Friday night I got my first positive feedback from a publisher. They sent an email asking if my manuscript is still available for purchase.
Here is an excerpt from the email:
“I love the concept, I love the stories, and I love the potential this [book] has to create life-changing behavior.”
(Yes! this made me so happy to hear. My brothers and friends told me they liked my idea, but it was very validating to hear positive feedback from an actual publisher.)
Here is how it all started. Back in December a friend introduced me to a buyer at Deseret Book, a publisher, located in Salt Lake City, Utah. I called to ask if they could recommend a good editor for me to hire. After I explained my concept, they told me not to hire an editor, but instead to just submit a few sample chapters to them because they might be interested in publishing the book with their Shadow Mountain imprint.
I was pretty excited until I got a form email back saying, “Your manuscript has been entered into our database and we will read it in the next 2 to 3 months.” This was pretty discouraging to me at the time, so I just kept working on my manuscript and submitting it to other publishers.
Then late Friday night I got the first email response, and it was very positive. I am stoked about this, but there are a few questions that remain-
Should I continue to submit to other publishers? OR Do I take this and run with it?
How do I get my book idea published?
For those of you that have never tried to get a book published, here is how it works. First, you send a query letter to the publisher. This is a one page explanation of what the book is about, why people would buy it, and why you are properly suited to write it. The query process may take a month or so. There are examples of good and bad query letters in The Writer’s Market (a great resource for aspiring authors).
The second step is the book proposal. If the publisher likes your query letter, they will request a 5-10 page book proposal. This is kind of like a business plan for your book. You explain how the book stacks up to the competition, why the book is unique, and more details about who you are. This will usually include a table of contents of the book, and maybe a chapter or two. This part of the process will take another couple of months.
Third, if the publisher likes the query letter, and likes the proposal, they may request a full manuscript. If they like what they see- they send you an advance ($500-$1000 for first time authors). The interesting thing is that you don’t even need to have a manuscript to get a publisher interested- many authors receive an advance on the book before it is even written simply by writing a good letter and strong proposal.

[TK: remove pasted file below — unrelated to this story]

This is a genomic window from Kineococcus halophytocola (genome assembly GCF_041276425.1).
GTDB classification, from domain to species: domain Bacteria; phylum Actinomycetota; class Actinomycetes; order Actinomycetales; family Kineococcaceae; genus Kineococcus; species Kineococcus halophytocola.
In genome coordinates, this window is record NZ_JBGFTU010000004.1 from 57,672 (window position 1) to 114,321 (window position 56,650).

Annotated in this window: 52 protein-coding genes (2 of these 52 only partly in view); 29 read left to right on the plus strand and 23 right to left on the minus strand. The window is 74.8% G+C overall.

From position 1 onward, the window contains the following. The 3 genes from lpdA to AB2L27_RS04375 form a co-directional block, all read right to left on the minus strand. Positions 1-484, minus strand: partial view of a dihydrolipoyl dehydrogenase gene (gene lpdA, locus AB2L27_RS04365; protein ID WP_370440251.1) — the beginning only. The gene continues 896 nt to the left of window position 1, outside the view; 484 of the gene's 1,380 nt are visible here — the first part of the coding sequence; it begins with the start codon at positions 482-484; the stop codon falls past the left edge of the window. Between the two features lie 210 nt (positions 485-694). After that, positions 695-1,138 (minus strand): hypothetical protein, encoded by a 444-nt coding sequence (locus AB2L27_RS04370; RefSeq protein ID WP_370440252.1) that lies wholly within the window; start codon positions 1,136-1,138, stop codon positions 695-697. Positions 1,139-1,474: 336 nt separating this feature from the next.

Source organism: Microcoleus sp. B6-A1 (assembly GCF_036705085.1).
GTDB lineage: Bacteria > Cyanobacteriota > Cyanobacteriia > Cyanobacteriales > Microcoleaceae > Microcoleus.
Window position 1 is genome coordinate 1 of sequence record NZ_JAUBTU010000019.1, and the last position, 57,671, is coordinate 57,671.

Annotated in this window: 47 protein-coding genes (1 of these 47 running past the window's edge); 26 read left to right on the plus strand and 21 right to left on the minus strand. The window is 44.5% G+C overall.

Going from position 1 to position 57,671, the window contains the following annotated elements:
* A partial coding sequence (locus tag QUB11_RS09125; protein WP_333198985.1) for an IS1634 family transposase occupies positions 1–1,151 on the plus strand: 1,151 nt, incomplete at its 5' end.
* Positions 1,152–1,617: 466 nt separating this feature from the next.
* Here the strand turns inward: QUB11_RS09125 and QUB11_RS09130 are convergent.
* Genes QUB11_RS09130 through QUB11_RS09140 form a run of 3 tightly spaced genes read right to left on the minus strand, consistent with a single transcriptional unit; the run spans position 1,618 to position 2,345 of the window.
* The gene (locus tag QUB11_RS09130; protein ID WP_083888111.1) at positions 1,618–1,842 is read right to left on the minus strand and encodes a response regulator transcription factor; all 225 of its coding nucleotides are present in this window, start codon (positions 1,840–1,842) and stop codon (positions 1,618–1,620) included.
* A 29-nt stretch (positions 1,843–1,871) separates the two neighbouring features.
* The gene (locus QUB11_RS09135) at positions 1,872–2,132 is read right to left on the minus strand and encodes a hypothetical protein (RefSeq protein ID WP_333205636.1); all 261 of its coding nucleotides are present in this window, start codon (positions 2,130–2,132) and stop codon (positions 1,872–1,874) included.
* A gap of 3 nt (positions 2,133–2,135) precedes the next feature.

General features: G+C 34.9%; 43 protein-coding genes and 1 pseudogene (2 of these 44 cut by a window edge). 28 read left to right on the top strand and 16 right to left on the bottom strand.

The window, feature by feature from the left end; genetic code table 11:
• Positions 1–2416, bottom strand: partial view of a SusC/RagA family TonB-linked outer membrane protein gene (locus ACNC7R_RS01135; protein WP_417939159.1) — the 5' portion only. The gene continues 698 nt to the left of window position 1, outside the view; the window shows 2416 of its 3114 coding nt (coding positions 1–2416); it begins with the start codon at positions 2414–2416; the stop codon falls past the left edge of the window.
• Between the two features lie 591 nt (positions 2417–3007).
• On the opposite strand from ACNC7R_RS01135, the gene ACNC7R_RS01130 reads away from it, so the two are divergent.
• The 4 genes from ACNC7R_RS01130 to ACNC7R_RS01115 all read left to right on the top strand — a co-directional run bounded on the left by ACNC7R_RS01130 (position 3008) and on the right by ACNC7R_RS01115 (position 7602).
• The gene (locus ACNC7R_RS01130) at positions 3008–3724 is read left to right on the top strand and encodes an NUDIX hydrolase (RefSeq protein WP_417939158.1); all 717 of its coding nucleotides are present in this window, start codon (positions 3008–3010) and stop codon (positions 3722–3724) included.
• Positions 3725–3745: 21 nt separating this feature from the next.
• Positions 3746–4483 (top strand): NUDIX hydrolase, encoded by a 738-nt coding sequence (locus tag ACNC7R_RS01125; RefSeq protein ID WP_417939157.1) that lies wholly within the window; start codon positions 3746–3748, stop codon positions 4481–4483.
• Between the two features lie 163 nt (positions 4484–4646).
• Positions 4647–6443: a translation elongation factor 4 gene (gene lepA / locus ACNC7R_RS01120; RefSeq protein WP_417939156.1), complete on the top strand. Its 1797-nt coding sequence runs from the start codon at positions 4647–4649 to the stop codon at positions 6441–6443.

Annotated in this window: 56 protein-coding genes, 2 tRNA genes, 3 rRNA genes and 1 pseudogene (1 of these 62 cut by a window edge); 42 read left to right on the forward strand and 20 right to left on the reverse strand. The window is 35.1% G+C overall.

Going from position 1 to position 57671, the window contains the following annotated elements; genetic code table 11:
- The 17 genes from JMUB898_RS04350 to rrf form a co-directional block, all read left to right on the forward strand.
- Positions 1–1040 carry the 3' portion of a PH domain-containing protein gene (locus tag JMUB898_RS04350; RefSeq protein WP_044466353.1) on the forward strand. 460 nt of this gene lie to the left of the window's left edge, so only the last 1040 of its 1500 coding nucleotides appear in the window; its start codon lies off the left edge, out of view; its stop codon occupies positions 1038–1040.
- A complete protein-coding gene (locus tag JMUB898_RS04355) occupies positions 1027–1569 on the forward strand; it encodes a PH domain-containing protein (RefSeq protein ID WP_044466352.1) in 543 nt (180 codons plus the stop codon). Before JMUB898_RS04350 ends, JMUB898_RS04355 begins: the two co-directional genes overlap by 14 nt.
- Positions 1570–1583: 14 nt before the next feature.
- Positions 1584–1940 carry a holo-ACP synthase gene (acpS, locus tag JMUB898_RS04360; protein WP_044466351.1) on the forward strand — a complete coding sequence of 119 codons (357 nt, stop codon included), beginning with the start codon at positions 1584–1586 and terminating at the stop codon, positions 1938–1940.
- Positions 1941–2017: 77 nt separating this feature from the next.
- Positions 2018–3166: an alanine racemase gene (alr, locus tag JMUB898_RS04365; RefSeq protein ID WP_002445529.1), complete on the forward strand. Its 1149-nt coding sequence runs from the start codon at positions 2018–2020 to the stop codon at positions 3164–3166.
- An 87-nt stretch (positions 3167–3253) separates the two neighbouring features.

In NYC I met with a publicity firm named Krupp Kommunications. They recommended that I submit my manuscript to some smaller publishers. One in particular is Benbella Books. They are a publisher out of Texas that publishes about 15 titles per year. I was given the phone number of someone named Glen at Benbella, so I called and spoke with him for a minute about my manuscript, I said that Krupp had recommended Benbella for my book. He told me that I should email in my proposal, and he gave me his email. He said he would get back to me in 1-2 weeks.
This was good news, far quicker than the normal submission process that usually requires paper submissions, self-adressed stamped envelopes, and a lead time of 3-4 months. So I jumped online to read about what was expected by Benbella in their proposal (most publishers have submission guidelines on their website). It turns out Glen is not just one of the editors, he is the Founder and President of Benbella, the company was named after his two children Ben and Elisabeth. The point is by networking through Krupp I had skipped a couple of steps- and got straight to the decision maker. It gets better.
I emailed out my proposal (expecting to hear back in 1-2 weeks). 30 minutes later Glen emails me back asking (1) if I am using Krupp for my publicity, and (2) If I can send him a few sample chapters of my book. I responded in the affirmative to both questions, and I look forward to hearing back from Benbella soon. This was a great lesson in the power of talking to the right people.
Don’t be afraid to network, in life it often helps us skip a couple of steps, and make it past the gate keepers.